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Advice for teaching my 1st beginner quilting class

Advice for teaching my 1st beginner quilting class

Old 07-15-2012, 02:38 PM
  #11  
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The most important thing I ever was taught is accurate measuring. This makes for a lot less
frustration. One tidbit I pass on to everyone is when you need to use the bathroom do it, you can almost bet that one more thing you do will need to be ripped out!1
Originally Posted by Happy Treadler View Post
Thanks for all the advice!! My 'goal' for this class is to make it fun. I think my thing that I will stress is learning how to do an accurate 1/4" seam. I like Eleanor Burn's method of teaching it (sewing strips together & measuring). I'll be bringing magnets to attach to their machine (all vintage ones are iron), so once they're set up they just need to keep their fabric against it. HOPEFULLY most people will actually know how to use their machine (never thought of that!) since it IS a sewing machine conference. They will have the rest of the weekend to work on their project, and I'll be around to help them if they need it. The pattern is really simple (all squares and rectangles) and it LOOKS complicated but it isn't. My 10-year-old is even taking the class on her old hand crank. It's always a very laid-back atmosphere every year, so maybe we'll sew and eat and talk and sew and eat... I'd really hate to scare anyone away from learning to quilt. My motto will be "No worries!" OR "Sew what???".

Thanks again,
Trina
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Old 07-16-2012, 12:13 AM
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If someone brings a modern computerized sewing machine to your class, I would hesitate to have them put a magnate on it. Aren't magnates and computers incompatible? Or is that no longer true?
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Old 07-16-2012, 12:22 AM
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Originally Posted by ckcowl View Post
do a little (practice class) with your Helper-friend and maybe another person to play (student) for you- and make sure said friend is on the same page as you for your project---
one time i was asked to teach a technique at our little sewing group- a friend offered to help out---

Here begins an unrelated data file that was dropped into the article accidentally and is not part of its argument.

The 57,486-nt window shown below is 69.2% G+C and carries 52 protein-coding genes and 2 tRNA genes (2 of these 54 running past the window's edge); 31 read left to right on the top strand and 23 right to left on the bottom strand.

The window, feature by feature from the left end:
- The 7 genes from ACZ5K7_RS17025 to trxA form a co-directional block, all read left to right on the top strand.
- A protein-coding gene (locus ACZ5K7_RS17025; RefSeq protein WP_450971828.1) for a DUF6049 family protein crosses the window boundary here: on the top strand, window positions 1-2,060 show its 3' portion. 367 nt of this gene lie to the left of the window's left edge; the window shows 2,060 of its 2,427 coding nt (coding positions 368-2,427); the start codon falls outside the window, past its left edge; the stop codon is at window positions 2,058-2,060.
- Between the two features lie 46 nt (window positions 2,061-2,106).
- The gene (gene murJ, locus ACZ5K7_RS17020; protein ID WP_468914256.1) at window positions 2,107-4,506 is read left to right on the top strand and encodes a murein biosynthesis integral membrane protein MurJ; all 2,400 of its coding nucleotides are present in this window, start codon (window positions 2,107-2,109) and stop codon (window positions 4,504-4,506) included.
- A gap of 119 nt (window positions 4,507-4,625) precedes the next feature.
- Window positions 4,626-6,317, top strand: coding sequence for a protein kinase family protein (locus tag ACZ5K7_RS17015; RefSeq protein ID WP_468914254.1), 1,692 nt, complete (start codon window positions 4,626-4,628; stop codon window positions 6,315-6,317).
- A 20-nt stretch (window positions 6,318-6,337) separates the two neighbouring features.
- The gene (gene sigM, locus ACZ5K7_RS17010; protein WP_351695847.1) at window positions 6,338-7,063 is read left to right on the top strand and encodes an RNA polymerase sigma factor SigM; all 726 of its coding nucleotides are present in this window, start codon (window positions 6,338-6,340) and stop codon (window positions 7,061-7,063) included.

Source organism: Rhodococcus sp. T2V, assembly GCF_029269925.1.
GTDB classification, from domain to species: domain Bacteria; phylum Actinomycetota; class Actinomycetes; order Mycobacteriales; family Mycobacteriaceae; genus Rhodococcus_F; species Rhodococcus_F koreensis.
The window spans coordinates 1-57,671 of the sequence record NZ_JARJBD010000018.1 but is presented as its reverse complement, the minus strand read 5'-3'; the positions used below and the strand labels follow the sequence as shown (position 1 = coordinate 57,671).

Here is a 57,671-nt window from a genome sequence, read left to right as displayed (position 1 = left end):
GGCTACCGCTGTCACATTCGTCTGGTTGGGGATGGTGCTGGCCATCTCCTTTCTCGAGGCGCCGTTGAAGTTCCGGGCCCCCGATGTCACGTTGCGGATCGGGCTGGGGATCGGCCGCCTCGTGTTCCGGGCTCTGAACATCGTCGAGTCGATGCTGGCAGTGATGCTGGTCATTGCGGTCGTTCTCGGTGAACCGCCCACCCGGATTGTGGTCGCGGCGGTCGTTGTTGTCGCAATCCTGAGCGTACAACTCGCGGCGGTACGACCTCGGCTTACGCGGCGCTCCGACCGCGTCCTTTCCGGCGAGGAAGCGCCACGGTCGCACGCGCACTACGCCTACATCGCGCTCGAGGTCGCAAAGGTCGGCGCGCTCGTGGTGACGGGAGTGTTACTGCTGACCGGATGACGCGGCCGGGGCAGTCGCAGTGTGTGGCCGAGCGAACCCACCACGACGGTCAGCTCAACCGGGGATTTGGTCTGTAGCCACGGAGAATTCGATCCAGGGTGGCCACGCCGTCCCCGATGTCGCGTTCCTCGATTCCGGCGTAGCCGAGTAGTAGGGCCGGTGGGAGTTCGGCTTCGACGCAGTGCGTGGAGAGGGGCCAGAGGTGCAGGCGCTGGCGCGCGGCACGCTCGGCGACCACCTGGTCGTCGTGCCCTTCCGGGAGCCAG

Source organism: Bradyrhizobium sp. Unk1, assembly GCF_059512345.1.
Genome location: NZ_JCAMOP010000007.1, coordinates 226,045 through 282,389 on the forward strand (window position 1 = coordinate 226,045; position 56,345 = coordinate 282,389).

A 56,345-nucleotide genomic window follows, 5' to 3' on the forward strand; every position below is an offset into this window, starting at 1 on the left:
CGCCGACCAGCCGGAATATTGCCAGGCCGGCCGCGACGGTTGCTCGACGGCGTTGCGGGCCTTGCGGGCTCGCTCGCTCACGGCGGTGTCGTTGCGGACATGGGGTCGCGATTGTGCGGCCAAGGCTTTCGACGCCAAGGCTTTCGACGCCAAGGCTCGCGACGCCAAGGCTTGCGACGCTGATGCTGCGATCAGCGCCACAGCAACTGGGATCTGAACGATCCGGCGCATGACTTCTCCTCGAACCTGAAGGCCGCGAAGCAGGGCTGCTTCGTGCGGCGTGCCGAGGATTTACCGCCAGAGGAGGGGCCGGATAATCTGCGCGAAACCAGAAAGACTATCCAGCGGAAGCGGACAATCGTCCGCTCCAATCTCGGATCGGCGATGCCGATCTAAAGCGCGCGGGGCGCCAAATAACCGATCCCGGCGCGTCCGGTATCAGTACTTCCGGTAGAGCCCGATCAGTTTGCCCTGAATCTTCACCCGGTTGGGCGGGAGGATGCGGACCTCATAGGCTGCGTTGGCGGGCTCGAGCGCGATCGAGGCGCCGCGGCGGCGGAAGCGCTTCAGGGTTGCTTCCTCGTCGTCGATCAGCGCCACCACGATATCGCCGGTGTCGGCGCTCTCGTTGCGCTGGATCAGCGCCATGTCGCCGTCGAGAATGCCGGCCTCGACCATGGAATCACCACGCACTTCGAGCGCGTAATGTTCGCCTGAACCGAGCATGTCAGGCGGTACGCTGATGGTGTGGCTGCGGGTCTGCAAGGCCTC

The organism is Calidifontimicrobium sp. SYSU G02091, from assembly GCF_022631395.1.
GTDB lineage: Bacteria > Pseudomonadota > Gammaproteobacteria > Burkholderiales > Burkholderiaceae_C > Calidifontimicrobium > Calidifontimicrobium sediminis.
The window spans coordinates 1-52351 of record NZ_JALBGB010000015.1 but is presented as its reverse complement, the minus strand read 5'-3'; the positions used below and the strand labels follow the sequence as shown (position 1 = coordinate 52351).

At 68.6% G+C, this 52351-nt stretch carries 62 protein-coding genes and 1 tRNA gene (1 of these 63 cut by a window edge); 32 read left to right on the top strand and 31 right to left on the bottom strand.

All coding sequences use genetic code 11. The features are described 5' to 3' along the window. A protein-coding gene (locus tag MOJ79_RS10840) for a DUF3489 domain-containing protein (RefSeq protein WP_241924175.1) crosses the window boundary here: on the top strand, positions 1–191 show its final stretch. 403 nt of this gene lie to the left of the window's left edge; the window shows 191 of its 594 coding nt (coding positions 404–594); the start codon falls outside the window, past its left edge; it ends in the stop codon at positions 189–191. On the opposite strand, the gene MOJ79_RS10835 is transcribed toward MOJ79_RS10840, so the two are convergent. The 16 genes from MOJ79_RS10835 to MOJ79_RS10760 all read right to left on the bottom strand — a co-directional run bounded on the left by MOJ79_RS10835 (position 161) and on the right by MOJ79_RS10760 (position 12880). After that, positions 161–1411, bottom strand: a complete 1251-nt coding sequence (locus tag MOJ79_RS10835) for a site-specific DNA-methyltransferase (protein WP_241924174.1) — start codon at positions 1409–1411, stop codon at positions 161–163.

i started the class with an intoduction to the block and a description of the process and we gathered supplies---
within 1/2 an hour everyone was so upset and frustrated...i was showing a (beginner technique) she was running around behind me trying to get people to try something different...one of those situations where once we learn how to do something then we learn some (short cuts)
no one managed to make their block that evening- and many were (irritated to say the least) half of them arranged with me to come to my house the next day and learn to do it...it was a terrible mess- and i refused to even consider doing another with the group (while the helper was present) luckily she is a seasonal resident and we can accomplish things when she is elsewhere...
and it's not that what she was doing was wrong- it was just assuming you already knew the basics of the block- and i was teaching ... the basics...she was way beyond them...caused alot of wasted fabric and hard feelings...
so my advice--
get together with helper and come up with a plan together...
good luck
I was cringing as I read this. As an ex-teacher, I could so visualise your frustrations on this occasion. You did well to find alternative ways to assist your confused pupils.
Annie
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Old 02-12-2017, 10:32 AM
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First, let me say that I commend you for taking this on. I am doing the exact same thing here with a small women's group that I have formed. I have at least 3 ladies that want to learn and your post has given me a start to organize my class. The suggestions you received are in a file for me to start working on. Any other ideas you or others would like share would be helpful. It's great that we can share our skills with others. I especially like your quote, "No worries!" OR "Sew what?" Very cute!
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Old 02-12-2017, 11:38 PM
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good for you Treadler! I co-teach beginners classes with a partner for our Guild. We cover basically everything other than paper piecing and Y-seams--but we do it in 21 hrs over 7 weeks! With your class, I would emphasize accurate cutting with rotary/rulers, pressing seams and that elusive 1/4"seam. I'd get them started on the pattern, but also make sure to tell the that they likely are not going to finish in the 2 hr class but you'll be around to help during the conference--maybe give them your email for follow-up? I'd be sure to emphasize that perfection is not a must! Someone on this board has a motto something like--perfection stifles creative, striving for excellence is what is important. One think to consider: will your instructions include how to finish (quilt & bind)? We use "story boards" in our classes--showing samples of the different steps, along with written instructions and demos--that way we are teaching to all styles of learning (yeah, we're both retired educators). Sounds like you'll have a good class--time will be your only obstacles cause I can guarantee they won't want to stop at 2hrs!
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